Week 10: Week of the Parthian Shot

Share This:

Friday, August 9, 2013


Caleb Heath

Despite the title, I have nothing barbed to say about this week, except to wish that someone would hurry up and invent practical transporters. I would have saved considerable time at the airport. More importantly, I could come back at will. I’ll always be a native son, that’s true, but you can’t live and break bread elsewhere and expect to go away without leaving a piece of yourself behind.

Of course, the land gives you a piece of itself in exchange.

I walked among the monuments of the mall this final weekend, the last major outing on my DC bucket list. (I managed to cross off everything but Ford’s Theatre, so that’s another reason to come back someday.) The Jefferson Memorial impressed me greatly, and I learned a few things about the man I hadn’t known before. One was that he was president of the American Philosophical Society for eighteen years. This period was contemporary with his position as Secretary of State, his vice-presidency, and his presidency.

We’ve had few scientist presidents, which is to say that we’ve had none. Herbert Hoover was a mining engineer. Thomas Jefferson was a polymath. Jimmy Carter might have come the closest with his graduate work in nuclear reactor technology, but these three are the noble few. The proportion of scientific representation, past and present, amongst the whole of our legislators and other executives is well known to my readers, and bears more resemblance to the acceptable proportion of insects parts allowed in peanut butter than any of us would like.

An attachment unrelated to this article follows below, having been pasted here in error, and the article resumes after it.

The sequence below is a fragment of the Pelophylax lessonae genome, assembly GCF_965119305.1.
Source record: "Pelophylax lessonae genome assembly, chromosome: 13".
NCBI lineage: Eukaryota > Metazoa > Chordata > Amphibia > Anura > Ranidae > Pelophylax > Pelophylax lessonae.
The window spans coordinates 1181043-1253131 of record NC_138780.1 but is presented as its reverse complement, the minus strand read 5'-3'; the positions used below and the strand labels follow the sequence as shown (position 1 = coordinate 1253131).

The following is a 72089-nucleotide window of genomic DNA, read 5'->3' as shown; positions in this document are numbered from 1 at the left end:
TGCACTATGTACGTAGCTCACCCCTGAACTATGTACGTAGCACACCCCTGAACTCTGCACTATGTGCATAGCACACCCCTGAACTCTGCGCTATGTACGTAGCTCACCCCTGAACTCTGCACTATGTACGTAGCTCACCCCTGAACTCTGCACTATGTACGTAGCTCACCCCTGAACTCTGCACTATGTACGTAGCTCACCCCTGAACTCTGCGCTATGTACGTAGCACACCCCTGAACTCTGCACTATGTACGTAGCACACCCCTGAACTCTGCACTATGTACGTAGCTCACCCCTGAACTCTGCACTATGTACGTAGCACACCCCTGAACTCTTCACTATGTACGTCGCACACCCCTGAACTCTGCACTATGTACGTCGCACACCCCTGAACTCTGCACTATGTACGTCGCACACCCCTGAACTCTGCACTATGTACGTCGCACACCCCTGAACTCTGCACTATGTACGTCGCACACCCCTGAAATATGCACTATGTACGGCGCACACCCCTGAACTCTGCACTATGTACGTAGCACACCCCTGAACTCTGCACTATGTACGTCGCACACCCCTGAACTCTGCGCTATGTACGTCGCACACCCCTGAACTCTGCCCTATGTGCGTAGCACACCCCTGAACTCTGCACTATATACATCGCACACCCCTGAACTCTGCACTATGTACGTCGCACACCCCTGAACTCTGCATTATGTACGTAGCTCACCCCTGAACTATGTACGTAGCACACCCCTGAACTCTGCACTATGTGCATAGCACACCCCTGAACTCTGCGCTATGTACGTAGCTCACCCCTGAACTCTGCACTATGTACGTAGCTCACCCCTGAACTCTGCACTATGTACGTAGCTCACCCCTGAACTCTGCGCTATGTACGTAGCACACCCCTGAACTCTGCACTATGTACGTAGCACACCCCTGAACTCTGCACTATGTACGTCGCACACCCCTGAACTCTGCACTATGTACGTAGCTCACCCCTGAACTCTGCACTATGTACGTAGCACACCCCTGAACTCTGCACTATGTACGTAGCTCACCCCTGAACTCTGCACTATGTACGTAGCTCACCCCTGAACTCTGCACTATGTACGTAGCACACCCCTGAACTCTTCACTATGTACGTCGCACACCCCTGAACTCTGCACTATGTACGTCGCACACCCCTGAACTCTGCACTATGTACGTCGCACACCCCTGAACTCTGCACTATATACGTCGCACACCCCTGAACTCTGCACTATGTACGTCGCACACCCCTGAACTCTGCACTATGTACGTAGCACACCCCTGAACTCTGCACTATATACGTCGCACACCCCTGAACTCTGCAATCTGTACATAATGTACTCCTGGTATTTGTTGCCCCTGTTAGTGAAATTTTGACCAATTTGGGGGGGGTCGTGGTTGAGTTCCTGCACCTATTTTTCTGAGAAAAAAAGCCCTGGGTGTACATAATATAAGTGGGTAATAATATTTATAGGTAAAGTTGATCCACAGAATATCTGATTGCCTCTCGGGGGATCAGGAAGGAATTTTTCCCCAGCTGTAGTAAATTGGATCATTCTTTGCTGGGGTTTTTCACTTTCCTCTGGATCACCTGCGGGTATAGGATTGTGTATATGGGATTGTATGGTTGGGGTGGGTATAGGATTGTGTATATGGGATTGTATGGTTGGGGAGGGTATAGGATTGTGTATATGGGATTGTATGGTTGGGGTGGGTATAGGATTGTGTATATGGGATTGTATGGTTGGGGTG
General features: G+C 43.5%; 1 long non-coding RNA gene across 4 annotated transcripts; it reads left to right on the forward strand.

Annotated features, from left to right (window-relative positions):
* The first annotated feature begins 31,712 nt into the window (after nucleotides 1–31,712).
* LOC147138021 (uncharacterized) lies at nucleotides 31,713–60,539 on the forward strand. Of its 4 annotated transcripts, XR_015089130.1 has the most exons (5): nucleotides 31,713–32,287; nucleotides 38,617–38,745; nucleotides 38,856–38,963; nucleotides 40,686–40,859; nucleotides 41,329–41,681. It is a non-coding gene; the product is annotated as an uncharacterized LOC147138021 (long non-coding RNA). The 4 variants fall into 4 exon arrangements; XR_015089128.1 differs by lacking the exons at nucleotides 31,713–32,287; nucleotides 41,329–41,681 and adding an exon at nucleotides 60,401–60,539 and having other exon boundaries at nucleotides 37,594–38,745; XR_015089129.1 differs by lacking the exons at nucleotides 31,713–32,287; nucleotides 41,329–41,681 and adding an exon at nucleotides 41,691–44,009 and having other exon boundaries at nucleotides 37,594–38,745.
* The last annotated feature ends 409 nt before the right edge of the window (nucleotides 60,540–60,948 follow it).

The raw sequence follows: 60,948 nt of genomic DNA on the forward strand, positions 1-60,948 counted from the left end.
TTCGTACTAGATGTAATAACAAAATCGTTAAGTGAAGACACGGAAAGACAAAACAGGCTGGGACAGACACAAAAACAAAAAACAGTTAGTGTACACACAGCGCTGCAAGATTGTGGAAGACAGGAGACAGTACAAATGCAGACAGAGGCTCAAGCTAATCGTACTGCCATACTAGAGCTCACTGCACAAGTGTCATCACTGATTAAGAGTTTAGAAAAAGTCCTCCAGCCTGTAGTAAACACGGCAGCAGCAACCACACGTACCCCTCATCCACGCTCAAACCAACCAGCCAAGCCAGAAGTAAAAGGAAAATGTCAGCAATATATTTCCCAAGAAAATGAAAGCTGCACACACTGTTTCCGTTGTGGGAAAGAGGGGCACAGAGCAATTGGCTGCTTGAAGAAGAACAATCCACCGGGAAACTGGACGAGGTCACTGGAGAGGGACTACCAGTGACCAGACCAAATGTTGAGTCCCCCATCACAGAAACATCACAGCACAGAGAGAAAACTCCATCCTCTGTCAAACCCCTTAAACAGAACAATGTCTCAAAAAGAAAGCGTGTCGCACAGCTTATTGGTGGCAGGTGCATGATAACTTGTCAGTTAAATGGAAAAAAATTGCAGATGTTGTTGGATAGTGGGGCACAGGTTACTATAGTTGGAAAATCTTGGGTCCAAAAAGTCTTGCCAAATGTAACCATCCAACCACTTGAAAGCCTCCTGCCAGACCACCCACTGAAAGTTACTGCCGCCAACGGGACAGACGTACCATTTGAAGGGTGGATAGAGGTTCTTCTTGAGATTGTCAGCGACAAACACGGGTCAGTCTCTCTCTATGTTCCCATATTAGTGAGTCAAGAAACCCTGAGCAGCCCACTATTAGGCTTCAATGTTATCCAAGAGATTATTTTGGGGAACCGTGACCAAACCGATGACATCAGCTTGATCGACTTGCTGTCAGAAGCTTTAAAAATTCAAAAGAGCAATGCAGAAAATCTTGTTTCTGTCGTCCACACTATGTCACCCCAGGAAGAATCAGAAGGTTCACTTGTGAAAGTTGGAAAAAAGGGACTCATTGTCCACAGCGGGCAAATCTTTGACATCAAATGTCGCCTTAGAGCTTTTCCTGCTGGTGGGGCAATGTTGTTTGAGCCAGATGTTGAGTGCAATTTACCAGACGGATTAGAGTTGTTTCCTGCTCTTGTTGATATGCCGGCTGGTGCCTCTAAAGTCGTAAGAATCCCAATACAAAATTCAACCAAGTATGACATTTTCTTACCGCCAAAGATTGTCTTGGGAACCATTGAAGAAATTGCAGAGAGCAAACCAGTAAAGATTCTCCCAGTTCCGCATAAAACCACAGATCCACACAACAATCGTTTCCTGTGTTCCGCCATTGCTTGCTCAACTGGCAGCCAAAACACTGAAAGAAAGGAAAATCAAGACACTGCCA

So it was gratifying to see that the State Department knows the value of having scientists around, and was able to let a few of them have a chat with us on Tuesday. I often think about how unrestrained science could change the world, but I’ve never before thought of it as a tool of diplomacy. Scientific collaborators will stay on speaking terms long after the politicians have given up on civil discourse.

We, the scientists, hold no truths to be self-evident, but the following one is well-supported: that by rational progress of inquiry the laws of the universe shall come to be known. Everything else is details.

It’s been a most melancholy week. The end was coming, we practiced for it, and the end came. Now we interns are scattered across world. But I am confident that we shall meet again. Our ties with the Society of Physics Students have been strengthened, and I think they shall only grow with time. I shall miss the fine and thoughtful folks until we meet again, and I thank them greatly for the parting gift we all received: a framed picture of the intern group. I shall treasure it always.

I’m still tired from the adventure, and re-acclimating myself to home, but I have a feeling that my future is beginning to open up. I’ll try and keep you abreast of all developments along that merry road.

Caleb Heath